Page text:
Last October Eliza was one of the lucky few to get her hands on the new Luvabella doll to review and it has been her favourite doll ever since.
Iris is treated like a real baby and often comes on car journey’s with us, regularly gets taken for a walk and is lovingly tucked up in bed with Sebastian’s old baby blankets every night.
Now Iris has a sister – Elena, a new darker haired Luvabella Doll, but is there any difference to last year’s hit toy?
The interactive Luvabella dolls are the first of a kind and have 500 unique responses with each doll giggling, talking and responding to affection and falling asleep. Through touch and play she, and her brother Luvabeau, affectionately responds to your love, but there is NO update or anything new from last year that I can obviously see.
In the Box:
- Luvabella doll
- 1 Removable Dress
- 1 set of Removable Bottoms
- 1 Removable Bow
- 4 interactive accessories: Spoon, Bottle, Soother, Lamb
You will need:
4 x C batteries required
How does Luvabella work?
Cover his / her eyes for a game of peek-a-boo, tickle her tummy and toes to make her giggle, or place a hand on her chest to gently listen to her heartbeat. You can even hold her feet to hear her say “mama” and begin to babble!
What do I need to know about my Luvabella™?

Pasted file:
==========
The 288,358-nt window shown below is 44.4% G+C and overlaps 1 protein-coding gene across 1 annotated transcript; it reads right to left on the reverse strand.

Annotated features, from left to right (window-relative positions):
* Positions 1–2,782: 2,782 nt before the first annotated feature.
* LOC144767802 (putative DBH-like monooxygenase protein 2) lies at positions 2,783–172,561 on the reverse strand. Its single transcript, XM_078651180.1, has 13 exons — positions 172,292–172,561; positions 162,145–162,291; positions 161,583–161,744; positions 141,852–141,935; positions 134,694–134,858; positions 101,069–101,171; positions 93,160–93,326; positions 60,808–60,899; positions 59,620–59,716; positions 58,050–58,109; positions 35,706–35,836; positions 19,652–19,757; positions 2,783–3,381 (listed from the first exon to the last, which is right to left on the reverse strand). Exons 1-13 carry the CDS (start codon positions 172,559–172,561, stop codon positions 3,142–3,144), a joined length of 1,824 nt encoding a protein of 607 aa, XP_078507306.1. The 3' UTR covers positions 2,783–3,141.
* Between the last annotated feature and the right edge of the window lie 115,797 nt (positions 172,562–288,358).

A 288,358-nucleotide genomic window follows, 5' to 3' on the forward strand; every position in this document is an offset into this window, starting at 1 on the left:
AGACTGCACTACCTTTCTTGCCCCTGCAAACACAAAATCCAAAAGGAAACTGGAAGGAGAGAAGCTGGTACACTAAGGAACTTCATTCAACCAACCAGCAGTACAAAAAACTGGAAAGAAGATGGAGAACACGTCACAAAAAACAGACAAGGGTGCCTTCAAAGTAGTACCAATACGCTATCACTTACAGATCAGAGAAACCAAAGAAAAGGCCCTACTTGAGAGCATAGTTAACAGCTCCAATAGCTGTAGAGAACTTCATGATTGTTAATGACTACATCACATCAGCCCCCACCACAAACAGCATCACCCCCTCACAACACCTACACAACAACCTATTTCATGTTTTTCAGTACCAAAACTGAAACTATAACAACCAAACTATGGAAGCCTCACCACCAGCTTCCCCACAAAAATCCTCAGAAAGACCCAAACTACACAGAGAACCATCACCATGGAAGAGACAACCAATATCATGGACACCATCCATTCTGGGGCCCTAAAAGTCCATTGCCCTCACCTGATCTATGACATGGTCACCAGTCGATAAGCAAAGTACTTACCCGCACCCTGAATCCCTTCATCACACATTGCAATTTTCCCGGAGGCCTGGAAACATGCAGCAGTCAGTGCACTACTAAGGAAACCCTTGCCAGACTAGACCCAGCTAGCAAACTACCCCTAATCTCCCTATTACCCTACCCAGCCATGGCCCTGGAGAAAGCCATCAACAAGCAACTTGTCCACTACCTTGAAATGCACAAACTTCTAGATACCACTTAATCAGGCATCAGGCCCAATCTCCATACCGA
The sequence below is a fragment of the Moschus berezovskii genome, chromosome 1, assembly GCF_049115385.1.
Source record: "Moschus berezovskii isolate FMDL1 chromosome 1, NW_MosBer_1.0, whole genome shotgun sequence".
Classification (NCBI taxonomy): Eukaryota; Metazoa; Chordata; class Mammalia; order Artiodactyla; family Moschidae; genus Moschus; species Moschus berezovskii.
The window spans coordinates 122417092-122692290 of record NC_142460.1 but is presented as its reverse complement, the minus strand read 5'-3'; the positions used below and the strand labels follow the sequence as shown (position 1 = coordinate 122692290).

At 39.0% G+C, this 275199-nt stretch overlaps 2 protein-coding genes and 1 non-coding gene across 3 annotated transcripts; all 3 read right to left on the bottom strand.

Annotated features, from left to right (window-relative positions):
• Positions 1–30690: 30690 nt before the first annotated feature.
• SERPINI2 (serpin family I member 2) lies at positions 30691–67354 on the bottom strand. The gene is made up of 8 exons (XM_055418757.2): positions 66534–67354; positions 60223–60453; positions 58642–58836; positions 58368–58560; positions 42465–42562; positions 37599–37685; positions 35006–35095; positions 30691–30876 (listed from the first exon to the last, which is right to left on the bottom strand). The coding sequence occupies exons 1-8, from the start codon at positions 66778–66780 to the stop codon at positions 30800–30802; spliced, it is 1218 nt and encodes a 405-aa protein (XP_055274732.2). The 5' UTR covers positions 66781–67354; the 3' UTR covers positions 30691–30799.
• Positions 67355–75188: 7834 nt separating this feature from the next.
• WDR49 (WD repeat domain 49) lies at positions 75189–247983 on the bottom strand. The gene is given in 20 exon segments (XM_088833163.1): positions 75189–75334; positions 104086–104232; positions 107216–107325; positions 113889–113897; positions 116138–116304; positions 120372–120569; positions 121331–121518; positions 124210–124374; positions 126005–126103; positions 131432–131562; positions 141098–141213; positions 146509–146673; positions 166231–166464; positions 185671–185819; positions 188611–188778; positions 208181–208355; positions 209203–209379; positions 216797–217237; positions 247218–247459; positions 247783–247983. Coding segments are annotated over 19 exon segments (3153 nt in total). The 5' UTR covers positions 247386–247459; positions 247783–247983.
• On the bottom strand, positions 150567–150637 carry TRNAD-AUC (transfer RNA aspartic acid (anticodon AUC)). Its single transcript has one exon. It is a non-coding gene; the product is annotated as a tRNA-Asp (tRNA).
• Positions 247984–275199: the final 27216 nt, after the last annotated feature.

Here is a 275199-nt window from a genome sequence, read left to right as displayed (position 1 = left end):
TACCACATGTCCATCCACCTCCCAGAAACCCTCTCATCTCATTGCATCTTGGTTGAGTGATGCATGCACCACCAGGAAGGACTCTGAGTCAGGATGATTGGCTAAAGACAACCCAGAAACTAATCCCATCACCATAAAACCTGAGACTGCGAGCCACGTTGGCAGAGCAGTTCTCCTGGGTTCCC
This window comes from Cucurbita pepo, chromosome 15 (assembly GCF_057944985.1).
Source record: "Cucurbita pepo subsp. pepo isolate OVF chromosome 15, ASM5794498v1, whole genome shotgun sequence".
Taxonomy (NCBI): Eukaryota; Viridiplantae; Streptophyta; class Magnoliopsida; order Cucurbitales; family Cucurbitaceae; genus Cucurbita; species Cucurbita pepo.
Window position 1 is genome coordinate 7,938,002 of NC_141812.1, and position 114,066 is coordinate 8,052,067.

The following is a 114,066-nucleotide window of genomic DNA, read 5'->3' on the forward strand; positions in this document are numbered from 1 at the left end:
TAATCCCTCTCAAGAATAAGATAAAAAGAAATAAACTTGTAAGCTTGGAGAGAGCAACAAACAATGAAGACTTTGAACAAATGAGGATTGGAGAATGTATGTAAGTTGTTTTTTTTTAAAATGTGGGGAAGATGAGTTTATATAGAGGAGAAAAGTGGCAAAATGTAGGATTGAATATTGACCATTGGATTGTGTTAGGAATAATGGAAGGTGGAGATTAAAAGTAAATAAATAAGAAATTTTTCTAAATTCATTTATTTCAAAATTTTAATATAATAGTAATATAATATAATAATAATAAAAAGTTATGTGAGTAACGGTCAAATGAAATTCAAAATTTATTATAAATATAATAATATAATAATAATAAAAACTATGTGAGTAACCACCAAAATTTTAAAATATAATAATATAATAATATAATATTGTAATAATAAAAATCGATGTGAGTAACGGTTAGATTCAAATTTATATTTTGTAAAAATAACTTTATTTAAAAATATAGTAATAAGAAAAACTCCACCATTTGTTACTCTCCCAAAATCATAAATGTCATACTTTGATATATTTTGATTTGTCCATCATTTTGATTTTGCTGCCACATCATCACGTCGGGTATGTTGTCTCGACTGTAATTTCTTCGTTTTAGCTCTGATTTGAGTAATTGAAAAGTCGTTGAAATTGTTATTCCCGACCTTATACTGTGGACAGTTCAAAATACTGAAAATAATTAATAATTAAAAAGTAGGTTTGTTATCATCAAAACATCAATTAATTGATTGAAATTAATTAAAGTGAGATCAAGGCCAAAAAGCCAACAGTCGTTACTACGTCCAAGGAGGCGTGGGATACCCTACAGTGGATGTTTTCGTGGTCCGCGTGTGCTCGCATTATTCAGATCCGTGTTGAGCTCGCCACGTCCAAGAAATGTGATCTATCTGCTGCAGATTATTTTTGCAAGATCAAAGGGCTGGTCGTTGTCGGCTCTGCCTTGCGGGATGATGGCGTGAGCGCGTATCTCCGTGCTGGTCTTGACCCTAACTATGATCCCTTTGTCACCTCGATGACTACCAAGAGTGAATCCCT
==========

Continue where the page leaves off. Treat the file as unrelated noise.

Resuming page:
Luvabella comes in four different looks, African, Dark Haired, Light Haired and Luvabeau and all have Light Sensing Eyes which know when it is light or dark and touch sensors on her feet, stomach and back.
She’s made of a soft plastic that’s durable and allows her to sit up and stay in position. Her face is made of a softer, more flexible plastic that produces true to life facial expressions, and as your child interacts, she learns to say words and phrases. She expands from babble to over 100 words and phrases through the course of her learning.
She also has naturally baby instincts. Your child can feed her when she’s hungry by placing the bottle in her mouth and listening to the real feeding sounds. After, your child can burp her and then soothe her to sleep with her pacifier. Sometimes, she fusses like a real baby, requiring your child to problem solve to get her to sleep. Once she’s asleep, you can put your ear to her chest to hear her heartbeat.
The more you play with them, they more they learn but disappointingly, they don’t seem to interact with each other.
My only other feedback is that the plastic on their faces it quite delicate in comparison to the rest of the body, so if you child doesn’t look after her, it has the potential to get damaged.
Luvabella has an RRP of £59 and is available from all good toy shops.